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Registrar makes a gift that keeps on giving

Don MacMillan (above), and his wife Sharon made a planned gift in their wills in support of a scholarship. (Photo by Ken Jones.)

Making a planned gift is a way of helping someone in perpetuity.

That was the motivation behind Don and Sharon MacMillan’s decision to leave funds in their wills for a student scholarship for a student at the University of Toronto Scarborough.

Don MacMillan is the Director of Student Recruitment and Registrar at the University of Toronto Scarborough. His wife, Sharon MacMillan, is Project Manager in the Department of Pediatrics at The Hospital for Sick Children. Two years ago, they established a $10,000 scholarship in honour of her deceased parents, Thomas and Freda Orrell. Through matching funds, it became a $30,000 scholarship.

“When Sharon’s dad passed away a few years ago, it was one of those milestone moments when we realized that, with both sets of parents now gone, you’ve moved up a notch, and you’re not a kid anymore,” said MacMillan. “We were looking for an opportunity to recognize Sharon’s dad’s life, and that of her mother, who had predeceased him. We decided there was no better way to remember them than to create a University of Toronto Scarborough entrance scholarship in their memory.”

The MacMillans have recently made a decision to top up that scholarship by leaving additional funds in both of their wills. “We were making our wills, and we felt that through U of T’s planned giving program, we could make a much more significant contribution to the scholarship in the future by naming it in our wills. As Registrar, I know that the costs of a university education have skyrocketed, so being able to make a small difference for a student through a scholarship seemed like a logical choice. Adding to that in our wills is a way of helping someone in perpetuity.”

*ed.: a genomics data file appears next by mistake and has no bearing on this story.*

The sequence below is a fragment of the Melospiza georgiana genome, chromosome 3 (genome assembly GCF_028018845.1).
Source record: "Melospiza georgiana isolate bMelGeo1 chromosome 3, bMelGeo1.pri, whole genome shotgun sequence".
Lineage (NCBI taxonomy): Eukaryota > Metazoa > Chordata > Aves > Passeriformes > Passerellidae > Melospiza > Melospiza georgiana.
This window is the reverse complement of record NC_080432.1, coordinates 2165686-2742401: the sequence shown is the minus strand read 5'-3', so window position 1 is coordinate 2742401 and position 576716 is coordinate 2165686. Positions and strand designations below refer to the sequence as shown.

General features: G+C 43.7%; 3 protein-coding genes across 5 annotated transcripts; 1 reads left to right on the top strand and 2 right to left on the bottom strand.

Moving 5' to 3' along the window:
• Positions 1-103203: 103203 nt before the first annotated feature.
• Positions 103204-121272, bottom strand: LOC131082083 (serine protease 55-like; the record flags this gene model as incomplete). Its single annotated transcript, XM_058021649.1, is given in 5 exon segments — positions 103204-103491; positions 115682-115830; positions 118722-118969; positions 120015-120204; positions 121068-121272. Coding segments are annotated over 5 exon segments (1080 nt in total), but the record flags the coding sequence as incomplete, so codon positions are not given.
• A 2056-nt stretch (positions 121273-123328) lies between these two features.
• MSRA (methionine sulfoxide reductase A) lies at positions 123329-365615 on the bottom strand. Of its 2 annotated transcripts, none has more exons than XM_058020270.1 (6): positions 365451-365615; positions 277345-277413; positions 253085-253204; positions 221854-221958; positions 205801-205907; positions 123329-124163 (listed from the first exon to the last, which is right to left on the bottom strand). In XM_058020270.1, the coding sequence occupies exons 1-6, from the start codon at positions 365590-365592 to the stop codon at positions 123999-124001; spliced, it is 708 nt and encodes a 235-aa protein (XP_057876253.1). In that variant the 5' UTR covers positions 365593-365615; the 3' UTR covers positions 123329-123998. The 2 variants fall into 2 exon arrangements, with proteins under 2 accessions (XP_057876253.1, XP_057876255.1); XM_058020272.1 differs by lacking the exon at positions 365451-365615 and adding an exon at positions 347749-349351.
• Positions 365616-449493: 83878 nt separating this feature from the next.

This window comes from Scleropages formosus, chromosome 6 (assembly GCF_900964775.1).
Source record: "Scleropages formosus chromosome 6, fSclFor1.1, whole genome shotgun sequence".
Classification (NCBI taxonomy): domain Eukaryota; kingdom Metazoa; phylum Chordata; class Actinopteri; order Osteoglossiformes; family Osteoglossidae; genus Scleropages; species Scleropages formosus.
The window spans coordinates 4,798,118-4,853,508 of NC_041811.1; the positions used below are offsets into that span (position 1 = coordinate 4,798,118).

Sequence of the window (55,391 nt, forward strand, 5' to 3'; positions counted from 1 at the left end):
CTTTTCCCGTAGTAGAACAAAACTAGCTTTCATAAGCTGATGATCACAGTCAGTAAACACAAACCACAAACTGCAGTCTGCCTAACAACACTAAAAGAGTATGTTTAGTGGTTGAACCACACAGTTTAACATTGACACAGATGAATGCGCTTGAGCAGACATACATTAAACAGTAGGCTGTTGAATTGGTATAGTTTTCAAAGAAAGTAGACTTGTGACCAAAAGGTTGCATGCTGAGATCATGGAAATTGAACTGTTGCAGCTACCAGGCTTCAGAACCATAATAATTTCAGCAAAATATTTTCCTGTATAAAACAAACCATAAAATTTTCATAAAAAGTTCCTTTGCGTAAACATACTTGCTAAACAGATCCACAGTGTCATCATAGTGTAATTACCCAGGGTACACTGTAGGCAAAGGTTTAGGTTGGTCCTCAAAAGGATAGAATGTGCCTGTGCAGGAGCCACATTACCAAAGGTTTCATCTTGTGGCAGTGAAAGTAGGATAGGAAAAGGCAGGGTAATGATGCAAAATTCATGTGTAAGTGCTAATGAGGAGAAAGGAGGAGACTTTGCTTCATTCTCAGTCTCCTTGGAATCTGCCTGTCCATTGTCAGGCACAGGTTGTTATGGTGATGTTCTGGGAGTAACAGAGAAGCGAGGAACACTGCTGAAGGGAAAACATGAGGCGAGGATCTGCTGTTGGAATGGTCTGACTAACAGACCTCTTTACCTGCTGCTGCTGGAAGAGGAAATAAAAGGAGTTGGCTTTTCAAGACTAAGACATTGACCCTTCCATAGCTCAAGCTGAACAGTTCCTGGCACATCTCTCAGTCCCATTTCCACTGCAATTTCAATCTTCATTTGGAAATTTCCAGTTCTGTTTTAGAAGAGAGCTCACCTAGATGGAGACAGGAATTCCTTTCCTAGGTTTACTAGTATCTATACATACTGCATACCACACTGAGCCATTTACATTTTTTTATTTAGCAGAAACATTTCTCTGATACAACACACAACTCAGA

The Orrell Family Scholarship is awarded to a student entering the International Development Studies Co-op Program on the basis of academic merit and financial need. “The IDS program has always been a favorite of mine because of the outstanding work that these students do in the developing world,” said MacMillan. “We say that the IDS co-op changes people. During the year, it changes the communities the students work with, but the students also return to Canada changed themselves. Over the years, Sharon and I have met a number of these students and we’ve always been struck by their compassion for others and their desire to make a genuine difference in the lives of others.”

Creating a bequest is just one way a donor can make a difference. For information on this and other giving options at the University of Toronto, contact Linda Pearson at (416) 978-3811 or

© University of Toronto Scarborough